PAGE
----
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Self-Fulfillment Sushi - Chef's Choice OneI invite as many Spiritual Sisters (and Brothers) to participate directly in Lionel Fisher's column as would care to be a part of it. Rather than just another "Talking Head" pontificating in the first person, YOU will be the stars of "Living Well Enough Alone." At the end of each column, Lionel will pose a question of the month (you'll find the first one under his introductory piece below). I urge you to email him your thoughts and feelings on the themes and issues he presents for your consideration. Share with him your counsel, insights and advice so that he can pass them along to the rest of us. All he asks is that you participate with kindness and sincerity. Tell him the truth as YOU see it. He promises to use only your first name (or a first name of your choice) and your state (or country) with your quote. So please join us for the sake of your Spiritual Sisters and Brothers.

- Jane Mullikin, Editor

-- LIVING WELL ENOUGH ALONE --
Have You Ever Been to YOU? It scares us more than anything except death.

Being alone.

Our fear of aloneness is so ingrained that given the choice of being by ourselves or being with others we opt for safety in numbers, even at the expense of lingering in painful, boring or totally unredeeming company.

And yet more of us than ever are alone.

While many Americans have their solo lifestyles thrust on them -- people die, people go away�a huge and growing population is choosing to be alone.

In 1955, one in 10 U.S. households consisted of one person. By 1999, the proportion was one in three. Single men and women accounted for 38.9 million of the nation�s 110.5 million households. Sixty percent of them were under the age of 65; roughly 60 percent of them were women.

�Never before in American history has living alone been the predominant lifestyle,� observes demographic trends analyst Cheryl Russell, who predicts that single-person households will become the most common household type in the United States by the year 2005.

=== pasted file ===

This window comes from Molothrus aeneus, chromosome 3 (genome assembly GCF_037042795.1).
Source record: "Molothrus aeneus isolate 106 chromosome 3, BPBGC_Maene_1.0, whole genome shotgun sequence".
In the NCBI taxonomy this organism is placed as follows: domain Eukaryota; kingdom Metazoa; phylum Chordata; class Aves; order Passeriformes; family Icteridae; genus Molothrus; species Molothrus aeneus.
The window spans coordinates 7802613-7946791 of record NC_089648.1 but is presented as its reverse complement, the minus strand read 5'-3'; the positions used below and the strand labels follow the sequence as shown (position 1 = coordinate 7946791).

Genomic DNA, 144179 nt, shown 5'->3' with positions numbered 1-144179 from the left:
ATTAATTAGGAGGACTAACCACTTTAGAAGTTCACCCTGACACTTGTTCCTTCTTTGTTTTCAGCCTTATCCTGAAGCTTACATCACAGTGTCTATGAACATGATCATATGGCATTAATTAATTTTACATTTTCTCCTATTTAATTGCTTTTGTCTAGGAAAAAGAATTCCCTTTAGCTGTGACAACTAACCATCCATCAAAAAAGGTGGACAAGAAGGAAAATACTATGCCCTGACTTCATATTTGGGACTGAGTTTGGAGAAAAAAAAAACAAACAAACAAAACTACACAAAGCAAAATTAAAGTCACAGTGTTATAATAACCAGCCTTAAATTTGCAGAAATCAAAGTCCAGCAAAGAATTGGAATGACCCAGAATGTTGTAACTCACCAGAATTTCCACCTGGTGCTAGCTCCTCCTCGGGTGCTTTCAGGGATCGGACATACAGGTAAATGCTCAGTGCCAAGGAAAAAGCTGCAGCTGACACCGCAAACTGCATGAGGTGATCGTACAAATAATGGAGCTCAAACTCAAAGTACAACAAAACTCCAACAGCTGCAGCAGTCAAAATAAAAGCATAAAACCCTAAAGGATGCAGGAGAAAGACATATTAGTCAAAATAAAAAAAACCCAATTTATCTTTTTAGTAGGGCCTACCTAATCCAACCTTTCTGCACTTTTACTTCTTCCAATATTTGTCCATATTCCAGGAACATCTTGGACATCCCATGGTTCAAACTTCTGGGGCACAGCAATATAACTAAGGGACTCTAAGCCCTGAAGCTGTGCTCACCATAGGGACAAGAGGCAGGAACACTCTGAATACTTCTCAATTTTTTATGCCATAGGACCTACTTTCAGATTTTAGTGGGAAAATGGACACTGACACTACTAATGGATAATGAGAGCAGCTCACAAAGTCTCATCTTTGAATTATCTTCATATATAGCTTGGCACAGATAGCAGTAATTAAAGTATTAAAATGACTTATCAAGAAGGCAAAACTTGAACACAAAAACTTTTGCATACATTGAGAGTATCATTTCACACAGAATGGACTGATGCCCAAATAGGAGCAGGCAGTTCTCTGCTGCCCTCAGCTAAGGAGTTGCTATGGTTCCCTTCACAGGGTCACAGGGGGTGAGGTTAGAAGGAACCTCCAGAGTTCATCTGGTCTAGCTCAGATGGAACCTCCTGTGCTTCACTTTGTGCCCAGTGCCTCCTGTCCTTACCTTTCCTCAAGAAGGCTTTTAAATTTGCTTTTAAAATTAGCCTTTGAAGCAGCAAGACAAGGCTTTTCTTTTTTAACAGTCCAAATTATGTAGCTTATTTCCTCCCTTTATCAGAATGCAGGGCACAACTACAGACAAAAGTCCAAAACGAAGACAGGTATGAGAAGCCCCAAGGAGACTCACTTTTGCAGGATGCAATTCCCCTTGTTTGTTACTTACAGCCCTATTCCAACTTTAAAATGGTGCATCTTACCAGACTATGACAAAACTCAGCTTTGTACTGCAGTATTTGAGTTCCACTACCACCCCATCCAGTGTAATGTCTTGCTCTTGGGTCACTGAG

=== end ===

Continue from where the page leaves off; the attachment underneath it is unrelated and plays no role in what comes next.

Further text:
Nonetheless, we persist in the conviction that a solitary existence is the harshest penalty life can mete out. We loathe being alone -- anytime, anywhere, for too long, for whatever reason.

From childhood we�re conditioned to accept that when alone we instinctively ache for company, that loners are outsiders yearning to get in rather than people who are content with their own company.

Alone, we squander life by rejecting its full potential and wasting its remaining promises. Alone, we accept that experiences unshared are barely worthwhile, that sunsets viewed singly are not as spectacular, that time spent apart is fallow and pointless.

And so we grow old believing we are nothing by ourselves, steadfastly shunning the opportunities for self-discovery and personal growth that solitude could bring us.

We�ve even coined a word for those who prefer to be by themselves: antisocial, as if they were enemies of society. They are viewed as friendless, suspect in a world that goes around in twos or more and is wary of solitary travelers.

People who need people are threatened by people who don�t. The idea of seeking contentment alone is heretical, for society steadfastly decrees that our completeness lies in others.

Instead, we cling to each other for solace, comfort, and safety, believing that we are nothing alone -- insignificant, unfulfilled, lost -- accepting solitude in the tiniest, most reluctant of slices, if at all, which is tragic, for it rejects God�s precious gift of life.

Ironically, most of us crave more intimacy and companionship than we can bear. We begrudge ourselves, our spouses and our partners sufficient physical and emotional breathing room -- and then bemoan the suffocation of our relationships.

To point out these facts is not to suggest we should abandon all our close ties. Medical surveys show that the majority of elderly people who live alone, yet maintain frequent contact with relatives and friends, rate their physical and emotional well-being as �excellent.� Just as an apple a day kept the doctor away when they were young, an active social calendar appears to serve the same purpose now.

But we need to befriend and enjoy ourselves as well.

How does that old song go? �I�ve been to paradise, but I�ve never been to me��

About time, don�t you think?

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Question of the Month: "Do you think people have to become semi-reclusive for a period of time to break the popular cultural-value system and build one of their own?"

Do you try to find yourself in solitude, to find out who YOU really are, what YOU really need? Why do you think you have to be by yourself at times to be better for those you love?

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Lionel Fisher is the author of Celebrating Time Alone: Stories of Splendid Solitude (Beyond Words Publishing, 2001). Reach him at beachauthor@hotmail.com to share your thoughts on magnificent aloneness.